1. What they say and how they deploy their skills and experience in support of others development
  2. Doing what they say they will do
  3. Being genuinely interested in understanding the world of their team members – what makes them tick?

By combining this personal focus on becoming trustworthy themselves with creating the core conditions for people to find their own motivation, leaders who may be challenged most by engaging their teams in the current context, may discover a new path forward. It is the combination of human factors, such as trust and motivation, and technical solutions that will ultimately fuel success.

Before COVID 19, technology was already making it easier for people to work when they want, where they want, for the hours they want, and for the company they want. This is a trend that has now accelerated many fold – along with people’s increased desire to contribute and make a difference.


[1] Garvey-Berger, J (2016) Simple Habits for Complex Times: Powerful Practices for Leaders

[2] McGregor, D (1960) The Human Side of Enterprise

[3] Maslow, A (1943). A Theory of Human Motivation. Psychological Review, 50, p370–396.

[4] Ryan, R. M.; Deci, E. L. (2000). “Self-determination theory and the facilitation of intrinsic motivation, social development, and well-being”. American Psychologist55: 68–78.

[5] Maister, D.H., Green, C.H., & Galford, R.M., (2000) The Trusted Advisor New York: Free Press,

How to improve productivity in uncertain times

Leading by objectives helps improve productivity

Over the last 3 weeks of lockdown we have spoken to a number of business leaders about the impact that this period of change is having on their business and the different demands it places on their leadership. After the initial phase in which most leaders described a need simply to affect the changes necessary to keep the business functioning, came the need to explore new ways of working that were going to meet the challenges of the uncertainty we are all facing. For many this requirement was driven by teams being forced into working at home and far away from the central hub of business activity.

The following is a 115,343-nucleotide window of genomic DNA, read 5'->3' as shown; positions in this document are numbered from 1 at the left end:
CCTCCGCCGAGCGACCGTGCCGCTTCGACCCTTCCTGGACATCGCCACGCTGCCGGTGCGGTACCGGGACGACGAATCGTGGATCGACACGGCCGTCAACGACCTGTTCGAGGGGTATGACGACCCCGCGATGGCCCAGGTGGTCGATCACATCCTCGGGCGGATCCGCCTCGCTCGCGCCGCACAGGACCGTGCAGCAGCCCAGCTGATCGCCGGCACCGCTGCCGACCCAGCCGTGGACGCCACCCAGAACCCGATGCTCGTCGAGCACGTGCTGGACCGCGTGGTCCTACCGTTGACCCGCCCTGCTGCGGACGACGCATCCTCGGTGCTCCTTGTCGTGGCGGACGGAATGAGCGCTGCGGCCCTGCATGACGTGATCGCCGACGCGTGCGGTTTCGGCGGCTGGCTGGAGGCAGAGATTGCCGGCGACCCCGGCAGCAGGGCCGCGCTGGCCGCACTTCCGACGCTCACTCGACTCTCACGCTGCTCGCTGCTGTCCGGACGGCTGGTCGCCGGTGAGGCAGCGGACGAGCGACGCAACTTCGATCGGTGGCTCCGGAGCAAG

Many leaders have learnt quickly how to use technology in order to help people stay connected. For many, this is clearly a straightforward and natural process of adaptation. For others, it runs counter to how they prefer to lead. For some, the idea of having the majority of their team working from home is scary. How do I know they are doing the right things? How can I trust them to do what they say they are going to do? This often drives an over-dependence on the technology to ‘check-in’ with people – what they really mean is ‘check-up’.

Same but different

Talking to a senior leader in the world of banking last week we heard that those leaders who appear to be thriving currently are those who have already developed strong, high trust, relationships with their team members. In our research on how the most effective leaders ‘show up’ day to day with their followers we identified 5 essential human qualities that exist in all of us that we can practise consciously in order to build engagement and develop high performance: Determination, Compassion, Balance, Discovery, and Perspective.[1] Leaders develop their credibility with others by building these capabilities through deliberate practice. When the context for leadership changes dramatically it appears these qualities matter more than ever.

For many organisations, of course, the transition to a more distributed workforce happened a decade ago and they are largely untouched by this hiatus. Listening to Mark Mullenweg, Founder of WordPress, being interviewed recently on Sam Harris’s wonderful podcast on the future of work[2] you get sense of the massive benefits of having a globally distributed workforce. Find the best talent in the world and provide them with innovative ways to connect and magic will happen. However, many organisations are still organised on more traditional lines and therefore have leaders at the helm for whom navigating this new context remains tough. It rubs against their strong need for control and for systems and process over the more human qualities identified above.

Managing by outcomes

It is an old idea, but could Managing by Outcomes be an approach that would help such leaders succeed in this new order? Simply put, managing by outcomes means defining organisational goals; communicating these objectives clearly; rigorously measuring performance against those goals and then continuously managing the organisation in line with those goals and measures. It strikes us that a structured, goal-focussed approach, makes sense when followers are outside of a leader’s line of sight for extended periods of time.